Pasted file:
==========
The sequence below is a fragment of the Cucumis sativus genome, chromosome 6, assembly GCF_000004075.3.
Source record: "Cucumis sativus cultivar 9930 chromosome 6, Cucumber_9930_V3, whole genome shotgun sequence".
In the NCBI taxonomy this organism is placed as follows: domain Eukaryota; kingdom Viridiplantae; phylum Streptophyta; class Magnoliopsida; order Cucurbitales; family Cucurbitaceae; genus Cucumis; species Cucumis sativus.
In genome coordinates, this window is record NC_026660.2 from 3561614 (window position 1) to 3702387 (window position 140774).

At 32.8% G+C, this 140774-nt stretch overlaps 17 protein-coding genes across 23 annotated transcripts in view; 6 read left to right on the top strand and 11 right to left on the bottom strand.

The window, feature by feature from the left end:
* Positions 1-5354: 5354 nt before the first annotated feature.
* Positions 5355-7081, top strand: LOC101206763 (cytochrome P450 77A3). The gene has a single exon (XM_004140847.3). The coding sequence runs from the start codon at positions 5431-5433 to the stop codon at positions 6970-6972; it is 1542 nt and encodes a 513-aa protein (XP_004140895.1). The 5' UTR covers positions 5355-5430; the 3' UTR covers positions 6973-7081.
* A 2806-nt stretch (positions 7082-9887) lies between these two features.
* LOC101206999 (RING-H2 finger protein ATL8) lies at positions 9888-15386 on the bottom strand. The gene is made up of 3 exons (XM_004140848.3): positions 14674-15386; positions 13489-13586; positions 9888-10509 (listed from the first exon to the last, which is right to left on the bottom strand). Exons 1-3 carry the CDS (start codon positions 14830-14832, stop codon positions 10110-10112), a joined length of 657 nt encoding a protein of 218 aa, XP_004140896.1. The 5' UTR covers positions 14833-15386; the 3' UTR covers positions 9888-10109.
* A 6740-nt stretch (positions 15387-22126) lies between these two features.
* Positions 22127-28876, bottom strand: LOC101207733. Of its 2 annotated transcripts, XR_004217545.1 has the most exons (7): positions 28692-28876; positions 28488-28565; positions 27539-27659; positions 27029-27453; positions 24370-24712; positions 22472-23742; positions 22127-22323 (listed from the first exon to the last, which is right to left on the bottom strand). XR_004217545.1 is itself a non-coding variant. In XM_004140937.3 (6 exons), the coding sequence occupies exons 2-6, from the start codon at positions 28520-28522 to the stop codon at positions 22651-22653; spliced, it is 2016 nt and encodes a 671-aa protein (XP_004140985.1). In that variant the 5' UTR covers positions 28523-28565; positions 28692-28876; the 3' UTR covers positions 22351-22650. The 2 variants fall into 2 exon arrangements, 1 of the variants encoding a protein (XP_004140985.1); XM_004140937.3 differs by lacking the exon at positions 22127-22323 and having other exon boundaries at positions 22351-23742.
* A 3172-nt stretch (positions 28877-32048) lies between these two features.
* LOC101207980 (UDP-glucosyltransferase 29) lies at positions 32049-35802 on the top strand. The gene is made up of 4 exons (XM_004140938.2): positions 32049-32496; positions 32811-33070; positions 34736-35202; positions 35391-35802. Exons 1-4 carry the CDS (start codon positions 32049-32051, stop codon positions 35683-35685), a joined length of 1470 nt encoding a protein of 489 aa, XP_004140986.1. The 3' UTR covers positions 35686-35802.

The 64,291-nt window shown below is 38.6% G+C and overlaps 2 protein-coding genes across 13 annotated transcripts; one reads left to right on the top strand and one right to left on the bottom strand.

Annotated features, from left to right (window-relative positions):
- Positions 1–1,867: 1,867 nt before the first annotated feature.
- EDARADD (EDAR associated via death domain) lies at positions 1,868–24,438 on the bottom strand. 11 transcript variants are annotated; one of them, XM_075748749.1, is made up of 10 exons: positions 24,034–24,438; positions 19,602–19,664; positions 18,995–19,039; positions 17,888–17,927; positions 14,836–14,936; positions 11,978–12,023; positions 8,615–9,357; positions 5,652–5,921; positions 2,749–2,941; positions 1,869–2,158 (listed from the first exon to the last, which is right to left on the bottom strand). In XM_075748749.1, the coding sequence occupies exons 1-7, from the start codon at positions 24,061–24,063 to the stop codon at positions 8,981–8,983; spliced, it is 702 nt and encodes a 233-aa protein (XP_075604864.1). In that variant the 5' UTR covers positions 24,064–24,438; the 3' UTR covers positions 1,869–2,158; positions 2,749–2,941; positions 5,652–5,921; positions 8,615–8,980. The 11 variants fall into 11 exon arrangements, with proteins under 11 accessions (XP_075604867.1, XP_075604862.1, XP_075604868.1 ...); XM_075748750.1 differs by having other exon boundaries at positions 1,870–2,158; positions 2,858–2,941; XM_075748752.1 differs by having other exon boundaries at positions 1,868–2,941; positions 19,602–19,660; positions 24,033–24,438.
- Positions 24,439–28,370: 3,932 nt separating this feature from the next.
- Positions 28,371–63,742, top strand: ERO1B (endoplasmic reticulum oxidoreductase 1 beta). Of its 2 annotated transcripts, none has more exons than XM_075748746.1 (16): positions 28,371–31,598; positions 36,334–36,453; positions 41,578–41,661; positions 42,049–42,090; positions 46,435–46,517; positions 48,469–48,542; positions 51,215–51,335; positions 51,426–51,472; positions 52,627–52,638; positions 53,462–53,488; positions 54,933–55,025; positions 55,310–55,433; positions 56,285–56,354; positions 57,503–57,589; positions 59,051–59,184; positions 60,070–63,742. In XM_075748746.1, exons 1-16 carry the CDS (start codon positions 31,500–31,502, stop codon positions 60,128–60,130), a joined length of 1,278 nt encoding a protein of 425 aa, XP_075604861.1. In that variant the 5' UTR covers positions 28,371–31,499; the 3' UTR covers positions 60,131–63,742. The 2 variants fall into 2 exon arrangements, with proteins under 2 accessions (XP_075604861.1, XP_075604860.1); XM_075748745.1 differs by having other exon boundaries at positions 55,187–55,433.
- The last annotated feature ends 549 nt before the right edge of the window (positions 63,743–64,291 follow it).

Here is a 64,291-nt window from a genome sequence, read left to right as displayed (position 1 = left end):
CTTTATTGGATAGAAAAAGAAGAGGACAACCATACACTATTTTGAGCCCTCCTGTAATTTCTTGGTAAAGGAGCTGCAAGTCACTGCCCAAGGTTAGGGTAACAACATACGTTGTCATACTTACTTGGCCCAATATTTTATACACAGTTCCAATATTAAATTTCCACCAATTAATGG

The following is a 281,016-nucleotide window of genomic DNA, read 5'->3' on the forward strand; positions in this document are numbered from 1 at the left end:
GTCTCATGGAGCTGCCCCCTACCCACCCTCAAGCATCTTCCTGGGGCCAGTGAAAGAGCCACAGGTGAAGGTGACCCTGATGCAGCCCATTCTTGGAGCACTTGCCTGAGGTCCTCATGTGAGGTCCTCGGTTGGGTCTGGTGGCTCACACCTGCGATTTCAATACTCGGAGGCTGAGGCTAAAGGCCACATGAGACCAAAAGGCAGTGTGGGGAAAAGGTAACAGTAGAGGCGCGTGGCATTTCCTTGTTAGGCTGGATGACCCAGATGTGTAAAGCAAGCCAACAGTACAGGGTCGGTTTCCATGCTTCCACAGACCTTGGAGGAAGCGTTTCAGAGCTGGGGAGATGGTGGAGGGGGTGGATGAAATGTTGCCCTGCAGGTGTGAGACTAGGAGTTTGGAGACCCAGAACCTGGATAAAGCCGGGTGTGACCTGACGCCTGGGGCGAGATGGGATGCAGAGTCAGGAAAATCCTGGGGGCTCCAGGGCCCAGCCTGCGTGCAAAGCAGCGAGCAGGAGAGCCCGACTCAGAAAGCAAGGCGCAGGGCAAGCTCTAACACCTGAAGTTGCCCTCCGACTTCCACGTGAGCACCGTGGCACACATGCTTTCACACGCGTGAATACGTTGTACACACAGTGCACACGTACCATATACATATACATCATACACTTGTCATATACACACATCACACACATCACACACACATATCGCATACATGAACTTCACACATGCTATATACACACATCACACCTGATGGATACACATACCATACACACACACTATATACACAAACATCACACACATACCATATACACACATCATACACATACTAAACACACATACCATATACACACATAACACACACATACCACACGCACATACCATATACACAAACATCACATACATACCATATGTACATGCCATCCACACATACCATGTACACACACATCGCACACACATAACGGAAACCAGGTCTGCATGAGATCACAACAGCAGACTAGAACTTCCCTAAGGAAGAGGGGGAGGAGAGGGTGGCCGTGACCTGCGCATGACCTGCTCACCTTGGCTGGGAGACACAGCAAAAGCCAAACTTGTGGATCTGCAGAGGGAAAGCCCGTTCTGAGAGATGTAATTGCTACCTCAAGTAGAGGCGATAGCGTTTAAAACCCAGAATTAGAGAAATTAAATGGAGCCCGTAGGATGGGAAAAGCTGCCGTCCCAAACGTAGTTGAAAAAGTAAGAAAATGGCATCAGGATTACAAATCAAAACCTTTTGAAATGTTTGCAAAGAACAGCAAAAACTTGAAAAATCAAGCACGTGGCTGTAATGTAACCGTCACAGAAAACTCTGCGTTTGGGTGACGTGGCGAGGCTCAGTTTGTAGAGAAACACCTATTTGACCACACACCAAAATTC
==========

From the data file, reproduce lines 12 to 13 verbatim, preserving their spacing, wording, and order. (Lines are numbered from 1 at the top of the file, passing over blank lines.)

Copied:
* Positions 22127-28876, bottom strand: LOC101207733. Of its 2 annotated transcripts, XR_004217545.1 has the most exons (7): positions 28692-28876; positions 28488-28565; positions 27539-27659; positions 27029-27453; positions 24370-24712; positions 22472-23742; positions 22127-22323 (listed from the first exon to the last, which is right to left on the bottom strand). XR_004217545.1 is itself a non-coding variant. In XM_004140937.3 (6 exons), the coding sequence occupies exons 2-6, from the start codon at positions 28520-28522 to the stop codon at positions 22651-22653; spliced, it is 2016 nt and encodes a 671-aa protein (XP_004140985.1). In that variant the 5' UTR covers positions 28523-28565; positions 28692-28876; the 3' UTR covers positions 22351-22650. The 2 variants fall into 2 exon arrangements, 1 of the variants encoding a protein (XP_004140985.1); XM_004140937.3 differs by lacking the exon at positions 22127-22323 and having other exon boundaries at positions 22351-23742.
* A 3172-nt stretch (positions 28877-32048) lies between these two features.